There are a lot of books and articles out there about habit building. They describe the mechanics behind habits and explain why habits are so important and helpful. They also propose ideas for building new habits. And yet I still get a lot of questions about habits. I also quite often hear popular myths about habits that have already been busted but are still being repeated. This article was created to battle those myths and tell you how I work with habits. I hope you find it useful in your quest to build strong habits!
Many people ask me if I have any time that is not planned. Beneath that question is another one—do I have spare time when I do nothing? I find that question intriguing. It shows me that many people don’t know why it’s worth planning ahead and work on specific tasks at specific times. Today, I am writing about why it is worth being productive.
One of the best ways to become productive is to invest your time in building habits. I’ve written about this a number of times. Today, I’ll show you (or, for some of you, give a reminder about) the four stages of competence. This model clearly describes how one can build a habit. Read on to learn more about this model.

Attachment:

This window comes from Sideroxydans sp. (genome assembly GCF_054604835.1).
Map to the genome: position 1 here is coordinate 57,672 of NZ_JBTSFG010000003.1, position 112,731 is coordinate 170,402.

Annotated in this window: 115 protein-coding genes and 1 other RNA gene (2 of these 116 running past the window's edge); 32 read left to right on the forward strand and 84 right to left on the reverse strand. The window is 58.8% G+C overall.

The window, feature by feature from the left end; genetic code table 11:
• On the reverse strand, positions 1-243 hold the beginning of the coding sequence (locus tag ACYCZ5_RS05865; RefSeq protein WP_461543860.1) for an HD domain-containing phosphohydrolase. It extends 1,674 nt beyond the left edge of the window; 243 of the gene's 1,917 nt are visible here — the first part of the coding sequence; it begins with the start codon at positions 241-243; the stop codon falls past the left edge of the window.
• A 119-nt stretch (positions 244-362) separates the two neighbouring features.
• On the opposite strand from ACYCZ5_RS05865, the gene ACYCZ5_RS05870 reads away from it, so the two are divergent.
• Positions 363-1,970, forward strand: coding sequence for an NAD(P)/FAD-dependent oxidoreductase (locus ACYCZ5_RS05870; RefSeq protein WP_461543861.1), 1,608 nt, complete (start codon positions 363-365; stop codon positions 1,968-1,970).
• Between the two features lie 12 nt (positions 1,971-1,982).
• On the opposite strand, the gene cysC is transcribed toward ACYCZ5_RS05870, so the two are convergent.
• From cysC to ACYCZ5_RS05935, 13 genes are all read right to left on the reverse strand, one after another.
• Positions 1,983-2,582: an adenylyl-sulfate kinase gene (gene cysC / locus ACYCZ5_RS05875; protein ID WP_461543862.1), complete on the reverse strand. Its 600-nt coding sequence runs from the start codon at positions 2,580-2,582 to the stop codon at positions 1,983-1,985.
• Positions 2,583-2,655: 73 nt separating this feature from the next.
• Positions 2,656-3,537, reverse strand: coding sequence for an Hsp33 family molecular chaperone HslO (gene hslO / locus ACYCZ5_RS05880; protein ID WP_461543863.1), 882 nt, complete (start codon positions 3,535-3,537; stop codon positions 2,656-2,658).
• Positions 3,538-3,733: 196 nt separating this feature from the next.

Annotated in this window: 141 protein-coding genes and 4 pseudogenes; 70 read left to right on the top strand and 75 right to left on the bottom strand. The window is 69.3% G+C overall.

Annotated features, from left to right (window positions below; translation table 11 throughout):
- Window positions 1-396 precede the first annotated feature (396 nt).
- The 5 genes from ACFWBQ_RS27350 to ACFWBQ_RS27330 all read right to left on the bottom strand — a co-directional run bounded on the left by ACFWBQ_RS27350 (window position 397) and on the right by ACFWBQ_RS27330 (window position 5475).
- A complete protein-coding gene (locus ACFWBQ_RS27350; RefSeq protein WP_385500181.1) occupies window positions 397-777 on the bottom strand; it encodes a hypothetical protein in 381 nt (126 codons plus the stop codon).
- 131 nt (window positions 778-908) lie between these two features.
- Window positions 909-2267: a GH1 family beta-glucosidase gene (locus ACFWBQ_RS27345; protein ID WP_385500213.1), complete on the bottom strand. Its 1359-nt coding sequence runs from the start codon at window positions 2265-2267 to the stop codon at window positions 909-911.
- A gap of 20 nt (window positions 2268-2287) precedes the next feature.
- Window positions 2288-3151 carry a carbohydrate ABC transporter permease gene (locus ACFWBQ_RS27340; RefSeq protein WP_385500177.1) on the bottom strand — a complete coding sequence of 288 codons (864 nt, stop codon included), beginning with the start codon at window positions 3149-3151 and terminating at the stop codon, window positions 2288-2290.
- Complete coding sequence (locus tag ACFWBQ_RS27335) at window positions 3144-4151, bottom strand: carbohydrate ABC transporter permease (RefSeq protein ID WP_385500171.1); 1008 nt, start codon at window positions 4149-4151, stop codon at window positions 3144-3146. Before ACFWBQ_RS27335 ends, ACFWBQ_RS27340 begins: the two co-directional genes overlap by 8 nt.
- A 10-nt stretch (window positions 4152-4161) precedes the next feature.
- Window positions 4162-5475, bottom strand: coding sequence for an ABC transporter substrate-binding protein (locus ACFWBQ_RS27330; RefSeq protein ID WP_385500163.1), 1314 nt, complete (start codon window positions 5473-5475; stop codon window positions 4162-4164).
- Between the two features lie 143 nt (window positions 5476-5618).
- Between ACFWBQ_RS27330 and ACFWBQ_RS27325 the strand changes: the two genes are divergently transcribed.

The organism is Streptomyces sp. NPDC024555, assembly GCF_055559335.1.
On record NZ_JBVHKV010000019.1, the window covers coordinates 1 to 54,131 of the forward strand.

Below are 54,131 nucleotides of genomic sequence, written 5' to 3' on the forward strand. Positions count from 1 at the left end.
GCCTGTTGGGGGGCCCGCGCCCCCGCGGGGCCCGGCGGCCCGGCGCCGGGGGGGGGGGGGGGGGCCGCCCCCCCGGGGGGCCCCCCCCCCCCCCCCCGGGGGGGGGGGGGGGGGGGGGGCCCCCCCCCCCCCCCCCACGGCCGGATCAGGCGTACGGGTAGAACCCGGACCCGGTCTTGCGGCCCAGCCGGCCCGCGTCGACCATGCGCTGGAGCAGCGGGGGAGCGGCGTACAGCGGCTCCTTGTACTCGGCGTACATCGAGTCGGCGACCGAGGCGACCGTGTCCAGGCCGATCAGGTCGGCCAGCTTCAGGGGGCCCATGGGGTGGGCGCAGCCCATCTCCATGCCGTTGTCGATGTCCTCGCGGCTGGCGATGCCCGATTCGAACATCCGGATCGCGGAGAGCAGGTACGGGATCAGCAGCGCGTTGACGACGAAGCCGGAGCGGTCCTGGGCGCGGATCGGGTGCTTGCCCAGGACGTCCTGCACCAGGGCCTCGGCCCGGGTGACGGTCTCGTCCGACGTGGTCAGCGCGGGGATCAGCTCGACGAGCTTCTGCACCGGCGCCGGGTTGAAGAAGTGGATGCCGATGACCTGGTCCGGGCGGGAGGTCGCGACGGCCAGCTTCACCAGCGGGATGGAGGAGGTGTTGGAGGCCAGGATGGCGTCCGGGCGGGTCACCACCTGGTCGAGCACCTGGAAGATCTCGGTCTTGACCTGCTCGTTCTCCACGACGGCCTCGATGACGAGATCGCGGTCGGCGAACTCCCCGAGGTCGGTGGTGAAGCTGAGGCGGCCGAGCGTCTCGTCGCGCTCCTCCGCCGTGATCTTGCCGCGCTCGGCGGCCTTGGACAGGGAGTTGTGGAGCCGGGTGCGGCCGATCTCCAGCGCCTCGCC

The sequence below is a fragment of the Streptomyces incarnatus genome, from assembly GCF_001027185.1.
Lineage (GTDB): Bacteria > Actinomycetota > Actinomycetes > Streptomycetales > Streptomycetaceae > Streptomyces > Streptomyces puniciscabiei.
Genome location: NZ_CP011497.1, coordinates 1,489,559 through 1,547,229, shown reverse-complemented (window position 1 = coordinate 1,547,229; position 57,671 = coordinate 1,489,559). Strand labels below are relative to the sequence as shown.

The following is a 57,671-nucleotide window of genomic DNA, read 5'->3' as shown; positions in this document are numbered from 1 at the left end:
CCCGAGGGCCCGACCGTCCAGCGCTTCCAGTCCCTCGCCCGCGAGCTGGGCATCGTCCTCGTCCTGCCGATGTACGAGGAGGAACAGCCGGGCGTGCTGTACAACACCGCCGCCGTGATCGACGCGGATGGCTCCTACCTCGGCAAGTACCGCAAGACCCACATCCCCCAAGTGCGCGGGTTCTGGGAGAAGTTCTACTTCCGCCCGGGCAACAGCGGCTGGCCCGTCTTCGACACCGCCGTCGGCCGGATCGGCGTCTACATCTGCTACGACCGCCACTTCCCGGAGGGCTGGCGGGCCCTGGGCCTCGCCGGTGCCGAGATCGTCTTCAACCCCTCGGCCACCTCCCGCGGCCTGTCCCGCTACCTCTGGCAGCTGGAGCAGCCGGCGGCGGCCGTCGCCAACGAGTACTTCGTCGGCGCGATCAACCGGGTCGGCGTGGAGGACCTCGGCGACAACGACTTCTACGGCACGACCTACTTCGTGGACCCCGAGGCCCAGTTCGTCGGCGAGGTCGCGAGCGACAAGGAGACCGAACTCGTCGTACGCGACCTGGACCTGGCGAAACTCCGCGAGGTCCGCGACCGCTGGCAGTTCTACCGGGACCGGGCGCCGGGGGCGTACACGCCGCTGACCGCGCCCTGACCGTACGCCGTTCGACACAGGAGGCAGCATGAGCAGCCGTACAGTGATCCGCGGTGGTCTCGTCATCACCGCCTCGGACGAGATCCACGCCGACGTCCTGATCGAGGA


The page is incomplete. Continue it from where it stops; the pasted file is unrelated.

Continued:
Do you read some books more than once? I do. Why? I find that I miss a lot with the first read. Maybe you do the same? You may remember the main ideas and basic concepts. But the details are important too! And you may slip past them during the first read. When you read a book for the second time, you have a greater chance of catching those details. I reread some books recently and the same pattern repeats every time—I’m surprised with the number of additional details I catch.
How much do you remember from the books you read? I bet you remember some, but would like to remember more. Every time I read a book for the second time I’m surprised how little stayed in my memory. That’s why I created my own reading approach to remember more from the books I read. It consists of 4 simple steps.